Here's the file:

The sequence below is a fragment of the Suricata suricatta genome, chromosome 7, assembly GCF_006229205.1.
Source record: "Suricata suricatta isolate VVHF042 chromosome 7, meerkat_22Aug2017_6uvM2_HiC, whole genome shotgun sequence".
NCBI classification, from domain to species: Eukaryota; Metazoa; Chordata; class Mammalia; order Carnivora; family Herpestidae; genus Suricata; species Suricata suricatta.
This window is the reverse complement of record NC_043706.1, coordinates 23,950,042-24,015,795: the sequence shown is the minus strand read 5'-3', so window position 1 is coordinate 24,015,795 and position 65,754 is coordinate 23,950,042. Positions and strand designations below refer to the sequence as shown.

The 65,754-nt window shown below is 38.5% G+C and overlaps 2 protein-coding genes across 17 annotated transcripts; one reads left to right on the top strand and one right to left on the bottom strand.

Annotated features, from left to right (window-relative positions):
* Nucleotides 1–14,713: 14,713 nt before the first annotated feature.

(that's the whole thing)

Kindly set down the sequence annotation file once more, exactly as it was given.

The sequence below is a fragment of the Suricata suricatta genome, chromosome 7, assembly GCF_006229205.1.
Source record: "Suricata suricatta isolate VVHF042 chromosome 7, meerkat_22Aug2017_6uvM2_HiC, whole genome shotgun sequence".
NCBI classification, from domain to species: Eukaryota; Metazoa; Chordata; class Mammalia; order Carnivora; family Herpestidae; genus Suricata; species Suricata suricatta.
This window is the reverse complement of record NC_043706.1, coordinates 23,950,042-24,015,795: the sequence shown is the minus strand read 5'-3', so window position 1 is coordinate 24,015,795 and position 65,754 is coordinate 23,950,042. Positions and strand designations below refer to the sequence as shown.

The 65,754-nt window shown below is 38.5% G+C and overlaps 2 protein-coding genes across 17 annotated transcripts; one reads left to right on the top strand and one right to left on the bottom strand.

Annotated features, from left to right (window-relative positions):
* Nucleotides 1–14,713: 14,713 nt before the first annotated feature.